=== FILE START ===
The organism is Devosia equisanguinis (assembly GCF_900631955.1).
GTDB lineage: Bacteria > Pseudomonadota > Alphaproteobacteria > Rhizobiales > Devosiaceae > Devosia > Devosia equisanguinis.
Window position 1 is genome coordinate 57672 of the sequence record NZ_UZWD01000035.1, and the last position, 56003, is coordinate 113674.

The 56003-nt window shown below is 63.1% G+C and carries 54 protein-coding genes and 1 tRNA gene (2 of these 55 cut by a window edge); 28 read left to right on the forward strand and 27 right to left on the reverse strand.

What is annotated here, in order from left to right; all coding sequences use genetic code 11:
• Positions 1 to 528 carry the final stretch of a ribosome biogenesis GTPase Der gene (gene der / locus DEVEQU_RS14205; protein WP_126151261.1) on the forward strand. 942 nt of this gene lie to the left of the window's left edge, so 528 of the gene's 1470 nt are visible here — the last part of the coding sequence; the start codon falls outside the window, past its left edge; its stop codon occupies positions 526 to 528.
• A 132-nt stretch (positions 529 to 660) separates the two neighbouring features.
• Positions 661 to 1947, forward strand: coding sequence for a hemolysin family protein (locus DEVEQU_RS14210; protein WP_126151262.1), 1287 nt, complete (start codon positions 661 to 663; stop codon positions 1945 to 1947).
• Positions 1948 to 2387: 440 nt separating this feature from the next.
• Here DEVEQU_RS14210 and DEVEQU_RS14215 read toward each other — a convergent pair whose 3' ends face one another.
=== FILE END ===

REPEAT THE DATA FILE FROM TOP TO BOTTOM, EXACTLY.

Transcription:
The organism is Devosia equisanguinis (assembly GCF_900631955.1).
GTDB lineage: Bacteria > Pseudomonadota > Alphaproteobacteria > Rhizobiales > Devosiaceae > Devosia > Devosia equisanguinis.
Window position 1 is genome coordinate 57672 of the sequence record NZ_UZWD01000035.1, and the last position, 56003, is coordinate 113674.

The 56003-nt window shown below is 63.1% G+C and carries 54 protein-coding genes and 1 tRNA gene (2 of these 55 cut by a window edge); 28 read left to right on the forward strand and 27 right to left on the reverse strand.

What is annotated here, in order from left to right; all coding sequences use genetic code 11:
• Positions 1 to 528 carry the final stretch of a ribosome biogenesis GTPase Der gene (gene der / locus DEVEQU_RS14205; protein WP_126151261.1) on the forward strand. 942 nt of this gene lie to the left of the window's left edge, so 528 of the gene's 1470 nt are visible here — the last part of the coding sequence; the start codon falls outside the window, past its left edge; its stop codon occupies positions 526 to 528.
• A 132-nt stretch (positions 529 to 660) separates the two neighbouring features.
• Positions 661 to 1947, forward strand: coding sequence for a hemolysin family protein (locus DEVEQU_RS14210; protein WP_126151262.1), 1287 nt, complete (start codon positions 661 to 663; stop codon positions 1945 to 1947).
• Positions 1948 to 2387: 440 nt separating this feature from the next.
• Here DEVEQU_RS14210 and DEVEQU_RS14215 read toward each other — a convergent pair whose 3' ends face one another.